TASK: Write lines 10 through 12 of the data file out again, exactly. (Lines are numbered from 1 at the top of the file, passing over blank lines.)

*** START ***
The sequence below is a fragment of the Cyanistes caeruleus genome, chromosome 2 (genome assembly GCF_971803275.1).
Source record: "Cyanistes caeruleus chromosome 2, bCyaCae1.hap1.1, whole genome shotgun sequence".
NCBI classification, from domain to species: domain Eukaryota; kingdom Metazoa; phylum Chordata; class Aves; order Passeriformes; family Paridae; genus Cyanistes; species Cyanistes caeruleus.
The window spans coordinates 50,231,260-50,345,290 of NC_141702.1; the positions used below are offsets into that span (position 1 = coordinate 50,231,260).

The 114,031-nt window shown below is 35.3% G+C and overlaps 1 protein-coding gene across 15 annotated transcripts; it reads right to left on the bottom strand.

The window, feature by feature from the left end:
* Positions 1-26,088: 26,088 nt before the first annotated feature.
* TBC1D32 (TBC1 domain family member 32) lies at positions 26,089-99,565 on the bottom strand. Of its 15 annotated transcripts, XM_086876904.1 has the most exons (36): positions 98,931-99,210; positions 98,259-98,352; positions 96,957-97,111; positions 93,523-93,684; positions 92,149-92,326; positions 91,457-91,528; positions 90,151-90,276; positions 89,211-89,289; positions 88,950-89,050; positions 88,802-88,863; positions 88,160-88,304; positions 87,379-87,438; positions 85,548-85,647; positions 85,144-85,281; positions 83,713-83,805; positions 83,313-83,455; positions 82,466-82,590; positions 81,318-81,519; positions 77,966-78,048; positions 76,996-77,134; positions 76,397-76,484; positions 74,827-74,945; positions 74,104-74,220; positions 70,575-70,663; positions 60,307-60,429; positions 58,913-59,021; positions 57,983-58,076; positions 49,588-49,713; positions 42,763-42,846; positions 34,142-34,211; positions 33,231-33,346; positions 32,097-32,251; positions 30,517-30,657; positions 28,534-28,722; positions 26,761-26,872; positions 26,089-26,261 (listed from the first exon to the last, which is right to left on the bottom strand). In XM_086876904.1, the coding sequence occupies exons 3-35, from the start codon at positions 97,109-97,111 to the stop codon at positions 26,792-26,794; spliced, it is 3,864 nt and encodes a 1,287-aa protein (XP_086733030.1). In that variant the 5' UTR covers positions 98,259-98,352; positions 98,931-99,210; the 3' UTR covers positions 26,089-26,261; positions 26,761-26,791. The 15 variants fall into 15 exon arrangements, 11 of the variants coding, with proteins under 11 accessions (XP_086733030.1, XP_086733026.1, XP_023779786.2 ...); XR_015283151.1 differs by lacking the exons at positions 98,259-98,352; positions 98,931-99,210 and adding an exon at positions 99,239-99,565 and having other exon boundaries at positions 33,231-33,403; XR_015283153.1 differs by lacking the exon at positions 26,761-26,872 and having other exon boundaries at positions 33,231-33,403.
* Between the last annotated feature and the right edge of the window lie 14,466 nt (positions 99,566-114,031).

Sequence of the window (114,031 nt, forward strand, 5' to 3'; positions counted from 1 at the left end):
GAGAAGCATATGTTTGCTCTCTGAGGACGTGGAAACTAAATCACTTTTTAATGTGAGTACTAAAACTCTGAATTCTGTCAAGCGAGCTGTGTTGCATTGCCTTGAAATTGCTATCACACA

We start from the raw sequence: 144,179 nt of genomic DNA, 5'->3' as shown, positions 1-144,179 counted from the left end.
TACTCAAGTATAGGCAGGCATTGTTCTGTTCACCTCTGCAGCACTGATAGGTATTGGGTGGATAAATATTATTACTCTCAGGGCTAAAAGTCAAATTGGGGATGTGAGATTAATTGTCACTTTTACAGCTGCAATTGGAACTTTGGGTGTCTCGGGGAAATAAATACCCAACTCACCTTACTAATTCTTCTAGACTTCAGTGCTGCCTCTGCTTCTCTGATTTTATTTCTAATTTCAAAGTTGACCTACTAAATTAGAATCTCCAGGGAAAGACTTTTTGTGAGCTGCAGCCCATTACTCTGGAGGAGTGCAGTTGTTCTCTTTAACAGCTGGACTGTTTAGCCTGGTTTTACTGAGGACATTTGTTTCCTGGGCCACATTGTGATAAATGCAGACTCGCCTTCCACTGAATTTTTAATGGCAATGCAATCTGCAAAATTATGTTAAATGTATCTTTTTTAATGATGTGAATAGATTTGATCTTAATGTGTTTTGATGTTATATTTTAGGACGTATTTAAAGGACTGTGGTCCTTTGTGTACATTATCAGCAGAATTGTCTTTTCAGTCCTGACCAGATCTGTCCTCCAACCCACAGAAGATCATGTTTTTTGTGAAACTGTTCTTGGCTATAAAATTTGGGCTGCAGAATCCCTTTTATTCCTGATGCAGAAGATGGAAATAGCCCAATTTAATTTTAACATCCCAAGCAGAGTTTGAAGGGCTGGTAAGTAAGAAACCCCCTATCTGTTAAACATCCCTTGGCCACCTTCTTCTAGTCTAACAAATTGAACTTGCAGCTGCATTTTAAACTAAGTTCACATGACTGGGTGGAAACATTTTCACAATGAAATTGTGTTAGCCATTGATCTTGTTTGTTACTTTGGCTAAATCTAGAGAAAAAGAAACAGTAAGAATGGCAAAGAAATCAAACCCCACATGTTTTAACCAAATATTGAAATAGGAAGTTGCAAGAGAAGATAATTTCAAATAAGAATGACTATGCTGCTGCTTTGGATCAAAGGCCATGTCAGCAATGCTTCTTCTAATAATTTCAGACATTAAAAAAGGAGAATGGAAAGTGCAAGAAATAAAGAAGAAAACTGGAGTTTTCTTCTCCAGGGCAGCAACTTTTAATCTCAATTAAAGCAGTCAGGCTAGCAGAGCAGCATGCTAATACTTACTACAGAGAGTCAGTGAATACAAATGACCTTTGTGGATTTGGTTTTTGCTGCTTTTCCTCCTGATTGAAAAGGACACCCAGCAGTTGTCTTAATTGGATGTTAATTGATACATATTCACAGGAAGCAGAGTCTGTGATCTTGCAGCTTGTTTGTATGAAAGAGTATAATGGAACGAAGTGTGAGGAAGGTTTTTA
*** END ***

Sequence of the window (114,031 nt, forward strand, 5' to 3'; positions counted from 1 at the left end):
GAGAAGCATATGTTTGCTCTCTGAGGACGTGGAAACTAAATCACTTTTTAATGTGAGTACTAAAACTCTGAATTCTGTCAAGCGAGCTGTGTTGCATTGCCTTGAAATTGCTATCACACA

We start from the raw sequence: 144,179 nt of genomic DNA, 5'->3' as shown, positions 1-144,179 counted from the left end.